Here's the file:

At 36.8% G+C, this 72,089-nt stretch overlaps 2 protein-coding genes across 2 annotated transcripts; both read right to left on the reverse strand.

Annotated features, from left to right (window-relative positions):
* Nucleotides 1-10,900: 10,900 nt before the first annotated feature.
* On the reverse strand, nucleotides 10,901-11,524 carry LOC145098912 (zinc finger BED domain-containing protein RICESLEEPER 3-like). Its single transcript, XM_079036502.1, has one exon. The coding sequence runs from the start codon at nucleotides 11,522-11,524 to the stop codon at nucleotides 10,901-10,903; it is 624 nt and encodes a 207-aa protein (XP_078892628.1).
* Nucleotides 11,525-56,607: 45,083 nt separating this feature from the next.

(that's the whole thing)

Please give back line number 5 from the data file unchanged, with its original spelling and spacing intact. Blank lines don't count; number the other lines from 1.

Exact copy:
* Nucleotides 11,525-56,607: 45,083 nt separating this feature from the next.